Biden “Skinny” Budget: Insights for Environment, Science, and Oceans

The President’s “skinny” budget was released today. If enacted, the National Oceanic and Atmospheric Administration (NOAA) would get $6.9 billion, or an increase of more than $1.4 billion from the 2021 enacted level. This would include $800 million to expand investments in climate research, support regional and local decision-making with climate data and tools, and improve community resilience to climate change.


The budget proposal also includes major new climate investments reflecting an increase of $14 billion more than 2021 levels across nearly every agency, and includes the creation of an Advanced Research Projects Agency for Climate (ARPA-C), which was forecasted in the American Jobs Plan.

The Biden administration unveiled its first budget proposal to Congress today. This “skinny budget” offers a glimpse into President Biden's policy agenda for the 2022 fiscal year and is by no means detailed, only providing top-line agency funding numbers and broad policy priorities. Not surprisingly, most of the details included are around climate change, clean energy, and research, development, and innovation. The full President’s Budget is expected in the coming months (we’ve been hearing early-May, but the timeline is likely to slip).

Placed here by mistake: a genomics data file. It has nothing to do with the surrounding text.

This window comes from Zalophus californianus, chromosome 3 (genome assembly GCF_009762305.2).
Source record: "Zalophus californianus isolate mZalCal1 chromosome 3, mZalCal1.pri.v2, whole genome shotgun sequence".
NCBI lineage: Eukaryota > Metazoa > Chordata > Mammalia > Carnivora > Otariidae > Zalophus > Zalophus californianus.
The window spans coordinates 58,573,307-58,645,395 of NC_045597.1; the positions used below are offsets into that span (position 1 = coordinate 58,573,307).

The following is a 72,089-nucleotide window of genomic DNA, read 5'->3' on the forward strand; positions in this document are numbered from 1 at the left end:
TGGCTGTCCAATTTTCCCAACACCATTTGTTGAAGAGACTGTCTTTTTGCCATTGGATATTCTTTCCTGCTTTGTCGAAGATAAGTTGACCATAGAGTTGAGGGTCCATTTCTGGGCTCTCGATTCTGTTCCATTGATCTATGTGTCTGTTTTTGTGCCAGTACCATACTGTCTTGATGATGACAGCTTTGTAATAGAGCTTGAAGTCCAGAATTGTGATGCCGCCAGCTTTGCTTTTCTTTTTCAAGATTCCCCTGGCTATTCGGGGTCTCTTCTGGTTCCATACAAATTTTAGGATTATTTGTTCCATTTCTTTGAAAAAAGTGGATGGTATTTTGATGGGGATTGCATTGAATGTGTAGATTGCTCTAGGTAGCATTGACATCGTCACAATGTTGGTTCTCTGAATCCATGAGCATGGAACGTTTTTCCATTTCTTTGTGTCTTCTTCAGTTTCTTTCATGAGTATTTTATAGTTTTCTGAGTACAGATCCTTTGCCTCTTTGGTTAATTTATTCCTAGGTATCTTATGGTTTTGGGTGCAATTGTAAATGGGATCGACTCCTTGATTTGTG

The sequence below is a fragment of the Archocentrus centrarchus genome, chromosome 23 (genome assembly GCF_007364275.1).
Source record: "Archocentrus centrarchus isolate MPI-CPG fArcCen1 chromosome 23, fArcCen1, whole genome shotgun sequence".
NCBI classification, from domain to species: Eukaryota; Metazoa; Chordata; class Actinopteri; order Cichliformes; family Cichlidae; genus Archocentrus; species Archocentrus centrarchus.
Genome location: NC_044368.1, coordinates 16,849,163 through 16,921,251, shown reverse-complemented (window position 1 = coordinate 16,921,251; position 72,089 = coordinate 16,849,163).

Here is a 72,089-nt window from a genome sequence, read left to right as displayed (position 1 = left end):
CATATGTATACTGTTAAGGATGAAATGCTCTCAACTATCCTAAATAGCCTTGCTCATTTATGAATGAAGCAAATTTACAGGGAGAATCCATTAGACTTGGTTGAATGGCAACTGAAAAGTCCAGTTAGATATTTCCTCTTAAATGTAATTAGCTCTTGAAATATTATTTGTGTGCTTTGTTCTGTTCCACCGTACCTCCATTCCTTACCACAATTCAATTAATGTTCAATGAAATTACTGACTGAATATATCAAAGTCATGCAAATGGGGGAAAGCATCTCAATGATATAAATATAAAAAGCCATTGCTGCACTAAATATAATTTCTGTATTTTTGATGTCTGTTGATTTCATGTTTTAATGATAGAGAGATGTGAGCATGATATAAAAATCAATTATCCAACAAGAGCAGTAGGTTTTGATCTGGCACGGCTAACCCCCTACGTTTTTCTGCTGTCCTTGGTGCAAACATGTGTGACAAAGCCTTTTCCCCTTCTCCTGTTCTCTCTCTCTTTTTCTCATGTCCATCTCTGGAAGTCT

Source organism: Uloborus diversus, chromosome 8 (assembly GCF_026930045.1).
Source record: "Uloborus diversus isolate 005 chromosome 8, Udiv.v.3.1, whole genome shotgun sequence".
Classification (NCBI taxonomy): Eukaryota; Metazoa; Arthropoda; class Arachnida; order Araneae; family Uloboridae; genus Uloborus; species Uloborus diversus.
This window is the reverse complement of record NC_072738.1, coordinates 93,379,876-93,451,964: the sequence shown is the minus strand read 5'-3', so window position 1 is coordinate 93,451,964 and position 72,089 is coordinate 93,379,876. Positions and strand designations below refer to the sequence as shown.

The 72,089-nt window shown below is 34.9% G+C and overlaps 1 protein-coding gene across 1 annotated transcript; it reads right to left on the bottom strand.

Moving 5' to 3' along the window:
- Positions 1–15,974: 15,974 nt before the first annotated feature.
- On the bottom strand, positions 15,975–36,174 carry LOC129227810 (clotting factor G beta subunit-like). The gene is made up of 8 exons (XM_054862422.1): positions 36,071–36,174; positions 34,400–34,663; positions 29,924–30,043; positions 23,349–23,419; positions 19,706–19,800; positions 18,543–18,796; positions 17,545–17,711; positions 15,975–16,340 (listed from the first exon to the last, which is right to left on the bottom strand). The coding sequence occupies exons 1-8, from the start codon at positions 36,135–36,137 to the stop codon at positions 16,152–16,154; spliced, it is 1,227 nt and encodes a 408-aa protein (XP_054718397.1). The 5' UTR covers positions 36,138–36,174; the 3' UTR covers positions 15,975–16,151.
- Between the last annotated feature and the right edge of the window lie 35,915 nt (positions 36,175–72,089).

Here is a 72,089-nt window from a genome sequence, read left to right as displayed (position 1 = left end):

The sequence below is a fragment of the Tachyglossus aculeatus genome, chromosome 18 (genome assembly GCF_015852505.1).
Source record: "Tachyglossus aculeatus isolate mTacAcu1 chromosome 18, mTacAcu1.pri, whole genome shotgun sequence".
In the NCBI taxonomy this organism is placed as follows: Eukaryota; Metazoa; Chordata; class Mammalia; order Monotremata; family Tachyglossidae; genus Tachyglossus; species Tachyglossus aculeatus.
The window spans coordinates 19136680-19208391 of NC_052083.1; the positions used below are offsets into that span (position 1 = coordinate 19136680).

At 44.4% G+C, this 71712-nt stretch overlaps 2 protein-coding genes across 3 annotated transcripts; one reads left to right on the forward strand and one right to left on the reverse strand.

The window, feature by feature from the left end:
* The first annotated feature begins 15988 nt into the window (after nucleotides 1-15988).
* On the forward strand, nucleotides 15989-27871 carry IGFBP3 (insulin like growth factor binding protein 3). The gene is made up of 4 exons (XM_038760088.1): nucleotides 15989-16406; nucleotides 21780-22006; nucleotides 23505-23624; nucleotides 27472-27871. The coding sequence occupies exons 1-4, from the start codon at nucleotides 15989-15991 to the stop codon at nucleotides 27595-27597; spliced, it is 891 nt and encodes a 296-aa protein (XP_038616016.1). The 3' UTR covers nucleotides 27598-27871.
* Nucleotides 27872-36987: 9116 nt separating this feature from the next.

The $1.52 trillion budget proposal outlines top-line figures for Biden's major priorities, although at the end of the day, Congress controls the purse strings, and it will be up to them how to allocate funding to federal agencies and whether to increase budget caps.


In total, the administration asked for $769 billion in non-defense spending, a 16% increase from the budget adopted for fiscal year 2021, and $753 billion in national defense programs — almost a 2% increase. The administration is asking Congress for $715 billion for the Department of Defense in part to "counter the threat from China," which the proposal names as the Pentagon's "top challenge."


While overall spending is higher across the board, funding requested for the Department of Homeland Security is basically flat, with an increase of 0.2%. The United States Coast Guard sits within DHS and has been chronically underfunded for years.